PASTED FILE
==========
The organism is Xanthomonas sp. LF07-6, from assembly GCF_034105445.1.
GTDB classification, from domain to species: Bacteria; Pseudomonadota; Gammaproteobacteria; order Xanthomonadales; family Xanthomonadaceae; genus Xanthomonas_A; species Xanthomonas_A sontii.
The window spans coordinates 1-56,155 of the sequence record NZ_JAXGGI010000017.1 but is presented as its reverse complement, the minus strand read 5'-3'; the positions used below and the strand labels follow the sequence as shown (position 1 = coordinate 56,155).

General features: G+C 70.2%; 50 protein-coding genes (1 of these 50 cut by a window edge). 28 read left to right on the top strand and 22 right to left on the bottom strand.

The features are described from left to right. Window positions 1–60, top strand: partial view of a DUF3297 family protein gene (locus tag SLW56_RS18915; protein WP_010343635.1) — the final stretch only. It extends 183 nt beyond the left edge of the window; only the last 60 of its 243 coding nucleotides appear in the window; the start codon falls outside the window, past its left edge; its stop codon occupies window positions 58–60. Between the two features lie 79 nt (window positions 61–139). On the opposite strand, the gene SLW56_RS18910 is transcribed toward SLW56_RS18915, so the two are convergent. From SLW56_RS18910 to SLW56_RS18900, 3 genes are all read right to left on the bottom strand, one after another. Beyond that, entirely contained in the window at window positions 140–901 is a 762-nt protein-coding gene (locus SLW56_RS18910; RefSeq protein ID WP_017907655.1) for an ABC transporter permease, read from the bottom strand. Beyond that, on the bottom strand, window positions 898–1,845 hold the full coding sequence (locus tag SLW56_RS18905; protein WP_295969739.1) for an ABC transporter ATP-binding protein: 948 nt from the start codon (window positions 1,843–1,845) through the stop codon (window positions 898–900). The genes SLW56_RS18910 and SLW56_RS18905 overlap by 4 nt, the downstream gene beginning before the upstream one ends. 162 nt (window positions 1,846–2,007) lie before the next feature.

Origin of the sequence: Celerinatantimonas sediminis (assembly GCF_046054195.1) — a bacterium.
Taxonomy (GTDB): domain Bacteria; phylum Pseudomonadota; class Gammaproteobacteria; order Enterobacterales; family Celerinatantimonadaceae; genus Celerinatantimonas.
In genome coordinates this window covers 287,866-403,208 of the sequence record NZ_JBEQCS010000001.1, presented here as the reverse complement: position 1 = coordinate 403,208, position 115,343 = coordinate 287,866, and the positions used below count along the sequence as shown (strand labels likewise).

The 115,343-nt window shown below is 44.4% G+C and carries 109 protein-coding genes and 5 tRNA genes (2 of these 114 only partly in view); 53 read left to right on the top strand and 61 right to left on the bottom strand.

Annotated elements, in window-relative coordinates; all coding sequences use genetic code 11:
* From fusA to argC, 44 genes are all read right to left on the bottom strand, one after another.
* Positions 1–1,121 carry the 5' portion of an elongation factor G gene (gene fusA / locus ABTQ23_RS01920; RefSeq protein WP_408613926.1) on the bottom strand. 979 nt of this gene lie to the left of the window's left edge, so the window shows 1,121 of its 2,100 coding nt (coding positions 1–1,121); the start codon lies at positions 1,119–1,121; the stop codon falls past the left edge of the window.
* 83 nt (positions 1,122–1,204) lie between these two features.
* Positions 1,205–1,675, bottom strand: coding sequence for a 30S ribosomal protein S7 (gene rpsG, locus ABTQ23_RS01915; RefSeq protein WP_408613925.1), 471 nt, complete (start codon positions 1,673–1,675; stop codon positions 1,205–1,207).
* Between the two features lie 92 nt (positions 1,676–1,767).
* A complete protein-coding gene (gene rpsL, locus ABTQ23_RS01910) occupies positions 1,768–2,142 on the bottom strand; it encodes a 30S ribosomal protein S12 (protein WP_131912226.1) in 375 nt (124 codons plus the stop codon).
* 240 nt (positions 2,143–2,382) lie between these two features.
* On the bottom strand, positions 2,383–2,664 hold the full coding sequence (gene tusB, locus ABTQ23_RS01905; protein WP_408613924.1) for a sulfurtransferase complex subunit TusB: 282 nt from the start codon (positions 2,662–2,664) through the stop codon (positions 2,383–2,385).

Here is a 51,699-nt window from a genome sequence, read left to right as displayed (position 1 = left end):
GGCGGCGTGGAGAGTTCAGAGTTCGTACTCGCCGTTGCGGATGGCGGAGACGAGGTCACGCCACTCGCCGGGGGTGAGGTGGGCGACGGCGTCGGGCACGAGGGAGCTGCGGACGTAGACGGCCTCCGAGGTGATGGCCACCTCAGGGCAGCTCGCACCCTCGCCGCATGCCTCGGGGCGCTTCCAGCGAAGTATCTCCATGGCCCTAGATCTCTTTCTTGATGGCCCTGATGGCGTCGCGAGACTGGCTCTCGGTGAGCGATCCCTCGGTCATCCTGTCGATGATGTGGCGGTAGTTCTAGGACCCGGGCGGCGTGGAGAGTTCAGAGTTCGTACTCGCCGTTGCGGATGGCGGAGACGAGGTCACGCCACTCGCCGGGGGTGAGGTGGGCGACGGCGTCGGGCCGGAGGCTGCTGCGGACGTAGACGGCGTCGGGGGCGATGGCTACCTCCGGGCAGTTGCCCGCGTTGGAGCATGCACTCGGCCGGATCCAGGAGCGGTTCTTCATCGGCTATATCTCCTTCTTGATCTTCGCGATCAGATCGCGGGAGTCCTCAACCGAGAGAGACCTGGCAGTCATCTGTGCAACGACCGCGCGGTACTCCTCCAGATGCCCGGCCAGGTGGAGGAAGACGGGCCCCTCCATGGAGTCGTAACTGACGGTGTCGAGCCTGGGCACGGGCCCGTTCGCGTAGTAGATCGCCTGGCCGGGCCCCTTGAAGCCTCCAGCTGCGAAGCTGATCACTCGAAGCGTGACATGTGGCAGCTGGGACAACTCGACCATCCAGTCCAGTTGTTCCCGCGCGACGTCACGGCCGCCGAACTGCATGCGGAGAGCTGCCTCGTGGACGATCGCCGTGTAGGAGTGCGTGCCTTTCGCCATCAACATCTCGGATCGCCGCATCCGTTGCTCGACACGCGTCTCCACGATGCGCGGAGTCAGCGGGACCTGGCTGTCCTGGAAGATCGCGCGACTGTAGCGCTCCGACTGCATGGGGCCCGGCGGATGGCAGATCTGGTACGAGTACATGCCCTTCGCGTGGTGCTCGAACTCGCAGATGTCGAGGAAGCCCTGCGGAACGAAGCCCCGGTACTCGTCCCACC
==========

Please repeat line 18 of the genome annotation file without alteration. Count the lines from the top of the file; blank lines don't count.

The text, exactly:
* On the bottom strand, positions 2,383–2,664 hold the full coding sequence (gene tusB, locus ABTQ23_RS01905; protein WP_408613924.1) for a sulfurtransferase complex subunit TusB: 282 nt from the start codon (positions 2,662–2,664) through the stop codon (positions 2,383–2,385).